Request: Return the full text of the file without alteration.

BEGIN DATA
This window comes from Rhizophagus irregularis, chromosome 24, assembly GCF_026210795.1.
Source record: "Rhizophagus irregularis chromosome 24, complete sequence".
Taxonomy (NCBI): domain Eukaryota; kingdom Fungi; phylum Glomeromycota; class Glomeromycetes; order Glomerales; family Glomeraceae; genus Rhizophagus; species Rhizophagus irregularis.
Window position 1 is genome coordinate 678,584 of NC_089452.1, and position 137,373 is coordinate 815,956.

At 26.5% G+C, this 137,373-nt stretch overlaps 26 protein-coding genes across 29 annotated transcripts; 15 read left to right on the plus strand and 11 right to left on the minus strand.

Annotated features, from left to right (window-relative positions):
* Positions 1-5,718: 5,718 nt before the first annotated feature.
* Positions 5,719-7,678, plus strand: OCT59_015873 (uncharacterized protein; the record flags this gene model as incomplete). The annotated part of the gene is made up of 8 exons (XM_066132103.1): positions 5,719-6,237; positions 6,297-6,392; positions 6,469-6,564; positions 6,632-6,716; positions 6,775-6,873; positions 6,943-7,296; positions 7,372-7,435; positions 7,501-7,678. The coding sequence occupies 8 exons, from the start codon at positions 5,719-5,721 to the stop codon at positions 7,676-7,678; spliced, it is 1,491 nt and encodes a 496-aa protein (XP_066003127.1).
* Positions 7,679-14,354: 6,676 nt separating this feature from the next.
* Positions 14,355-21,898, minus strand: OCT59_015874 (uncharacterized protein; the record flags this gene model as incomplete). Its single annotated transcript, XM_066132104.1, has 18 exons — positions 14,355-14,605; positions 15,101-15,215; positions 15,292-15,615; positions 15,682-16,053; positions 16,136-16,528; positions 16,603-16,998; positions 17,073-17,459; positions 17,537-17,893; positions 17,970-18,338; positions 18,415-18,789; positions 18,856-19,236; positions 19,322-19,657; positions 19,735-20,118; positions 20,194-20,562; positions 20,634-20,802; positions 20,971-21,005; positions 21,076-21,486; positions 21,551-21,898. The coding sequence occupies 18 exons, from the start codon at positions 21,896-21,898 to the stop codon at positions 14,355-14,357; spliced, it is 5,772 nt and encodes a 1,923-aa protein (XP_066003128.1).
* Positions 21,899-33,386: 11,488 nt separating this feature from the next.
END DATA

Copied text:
This window comes from Rhizophagus irregularis, chromosome 24, assembly GCF_026210795.1.
Source record: "Rhizophagus irregularis chromosome 24, complete sequence".
Taxonomy (NCBI): domain Eukaryota; kingdom Fungi; phylum Glomeromycota; class Glomeromycetes; order Glomerales; family Glomeraceae; genus Rhizophagus; species Rhizophagus irregularis.
Window position 1 is genome coordinate 678,584 of NC_089452.1, and position 137,373 is coordinate 815,956.

At 26.5% G+C, this 137,373-nt stretch overlaps 26 protein-coding genes across 29 annotated transcripts; 15 read left to right on the plus strand and 11 right to left on the minus strand.

Annotated features, from left to right (window-relative positions):
* Positions 1-5,718: 5,718 nt before the first annotated feature.
* Positions 5,719-7,678, plus strand: OCT59_015873 (uncharacterized protein; the record flags this gene model as incomplete). The annotated part of the gene is made up of 8 exons (XM_066132103.1): positions 5,719-6,237; positions 6,297-6,392; positions 6,469-6,564; positions 6,632-6,716; positions 6,775-6,873; positions 6,943-7,296; positions 7,372-7,435; positions 7,501-7,678. The coding sequence occupies 8 exons, from the start codon at positions 5,719-5,721 to the stop codon at positions 7,676-7,678; spliced, it is 1,491 nt and encodes a 496-aa protein (XP_066003127.1).
* Positions 7,679-14,354: 6,676 nt separating this feature from the next.
* Positions 14,355-21,898, minus strand: OCT59_015874 (uncharacterized protein; the record flags this gene model as incomplete). Its single annotated transcript, XM_066132104.1, has 18 exons — positions 14,355-14,605; positions 15,101-15,215; positions 15,292-15,615; positions 15,682-16,053; positions 16,136-16,528; positions 16,603-16,998; positions 17,073-17,459; positions 17,537-17,893; positions 17,970-18,338; positions 18,415-18,789; positions 18,856-19,236; positions 19,322-19,657; positions 19,735-20,118; positions 20,194-20,562; positions 20,634-20,802; positions 20,971-21,005; positions 21,076-21,486; positions 21,551-21,898. The coding sequence occupies 18 exons, from the start codon at positions 21,896-21,898 to the stop codon at positions 14,355-14,357; spliced, it is 5,772 nt and encodes a 1,923-aa protein (XP_066003128.1).
* Positions 21,899-33,386: 11,488 nt separating this feature from the next.